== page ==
32 Replies to “Rose Goslinga: Crop insurance, an idea worth seeding”

  1. [REPOSTING THIS REPLY] The premium is 2 euros, and they get 200,000 euros if they have a loss or total loss and need to make a claim. That's like five bucks, USD, and a fraction of what they get if anything goes awry with the weather. It's not that much of a premium, even in that part of the world. I always put myself into the deal before I imagine that anyone else should take it. If I were the farmer, I would want that deal. Also, the premiums are set by transparent, and well-researched mathematical and computer models and algorithms that predict relevant weather patterns for each growing season. This is sound, smart science.

    But I know your question was asking the question more rhetorically. I just wanted to add in the above data to the conversation. I think crop insurance is a good idea. But I think the system should be done and administered altruistically, with a light touch. That is, it should be made sustainable, but with not really any/much profit.

    Perhaps the insurance could be done as a co-op, where it's administered and the process compensates the administrators (this woman and whomever is doing her research & computer modeling, etc – maybe it's her!) and accounted for, but where any profits are returned as dividends or equity to the farmers.

    Since you bring up social and economic solutions, I'd like to point out that I don't see how the two can feasibly be totally separated from one another. Nor do I think they should be. Inherently, they are intertwined.

    To that end, co-ops are a VERY good idea for this region, and in general, for both social AND economic justice. As is insurance. But I sense that your skepticism comes in part from how you personally are socialized to think of insurance – as exploitative, rather than salvatory. I understand that, because insurance in the west functions in this manner more often than not. Westerners are more familiar with the insurance industries as profiteers, since that's what insurance means, mostly, throughout the Western world: exorbitant premiums to make exorbitant profits ("for the shareholders", meanwhile the leadership has 9 figure salaries), then shirking the responsibilities to pay claims.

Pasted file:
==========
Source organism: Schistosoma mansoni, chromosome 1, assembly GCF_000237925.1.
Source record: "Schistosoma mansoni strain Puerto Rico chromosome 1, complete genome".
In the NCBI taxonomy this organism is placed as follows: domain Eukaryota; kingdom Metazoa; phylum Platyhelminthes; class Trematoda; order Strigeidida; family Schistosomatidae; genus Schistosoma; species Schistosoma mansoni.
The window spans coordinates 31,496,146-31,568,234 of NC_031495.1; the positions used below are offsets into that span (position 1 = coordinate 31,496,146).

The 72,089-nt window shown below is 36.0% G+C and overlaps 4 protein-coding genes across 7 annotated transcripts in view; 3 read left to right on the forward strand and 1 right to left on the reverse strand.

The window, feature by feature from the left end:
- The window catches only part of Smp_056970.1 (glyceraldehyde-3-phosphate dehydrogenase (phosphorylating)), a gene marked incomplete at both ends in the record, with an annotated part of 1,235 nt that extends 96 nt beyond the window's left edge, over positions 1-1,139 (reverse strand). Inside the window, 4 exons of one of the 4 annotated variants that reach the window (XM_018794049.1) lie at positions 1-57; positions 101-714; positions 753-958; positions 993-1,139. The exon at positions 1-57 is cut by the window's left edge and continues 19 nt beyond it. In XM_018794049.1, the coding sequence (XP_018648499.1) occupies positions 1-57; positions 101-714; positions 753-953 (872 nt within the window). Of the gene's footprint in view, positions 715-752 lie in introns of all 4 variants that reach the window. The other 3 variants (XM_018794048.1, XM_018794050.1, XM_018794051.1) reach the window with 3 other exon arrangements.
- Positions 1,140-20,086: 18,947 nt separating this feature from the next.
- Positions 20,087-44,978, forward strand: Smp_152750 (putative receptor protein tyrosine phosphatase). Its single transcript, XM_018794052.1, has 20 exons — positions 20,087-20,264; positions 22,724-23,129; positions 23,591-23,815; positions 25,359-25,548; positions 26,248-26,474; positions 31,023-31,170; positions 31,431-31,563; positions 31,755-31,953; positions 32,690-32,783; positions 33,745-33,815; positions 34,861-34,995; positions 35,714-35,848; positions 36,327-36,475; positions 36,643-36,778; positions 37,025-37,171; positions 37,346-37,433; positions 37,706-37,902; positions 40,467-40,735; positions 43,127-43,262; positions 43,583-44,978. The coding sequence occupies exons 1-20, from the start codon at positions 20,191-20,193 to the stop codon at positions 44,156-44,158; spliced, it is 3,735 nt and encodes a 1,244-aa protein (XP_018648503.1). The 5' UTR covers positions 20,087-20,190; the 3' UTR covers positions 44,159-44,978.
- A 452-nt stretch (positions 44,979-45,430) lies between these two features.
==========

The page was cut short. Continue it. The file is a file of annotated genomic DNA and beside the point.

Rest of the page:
But it doesn't HAVE to be this way, and this women seems like she has both the passionate advocacy for these people in her heart, as well as the knowledge and the expertise – and that her customers are very happy with the value they are receiving. I see her as an ally, and her idea as excellent and something that should potentially be replicated throughout the world.

  2. Nice thing, but this won't help very long, thanks to the climate change. I think they should keep an eye at closed systems, like greenhouses with no loss of water. That would really help the people in 30 years. Sorry if I made any mistakes.

  3. I believe a better program would be to introduce hardier crops like wild oats and millet. They can survive droughts. Better yet, use a few years to teach people how to conserve water in vats or whatnot. All this insurance business is based on money with no real eating value. Other than that, they might raise crops that retain a lot of water so as to survive droughts.

  4. I would support a non-profit crop insurance program, one that sees a farmer's coop or credit union in charge of the money. That way you don't have to spend years battling the insurance companies when they decide they don't want to pay out.

  5. This is a better strategy that help farmers in Africa sustain their farms by getting them insured and monitor the clouds with satellite.
     In the end, they make great gain

  6. Well here in the US its mandatory. Anything you do to make a living. Anything . They make you pay for insurance. Its all mandatory. All that money goes to billionaires and over head. They say its to protect yourselves. But its really there to protect lawyers and stupid people. And get people rich.

  7. Crop insurance, sounds more like communist style food distribution.   We ended the wheat board in Canada because all the successful farmers were getting tired of paying for the ones that were not.   People are not equal.  Weather happens.  Deal with it. 

  8. I would say insurance is only really worth it to people that don't have enough savings to replace the damage (since on average/and over time insurance has to be more exansive than the damage, since you make costs assesing risk, having administartion, and probably also quite some profit), so this would indeed be a case where insurance is worth it.

  9. Anything insurance is the devil. Thats how they get you to do whatever they please with you. Its mandatory. Its only done the way they want it. Against your will. You pay or you pay.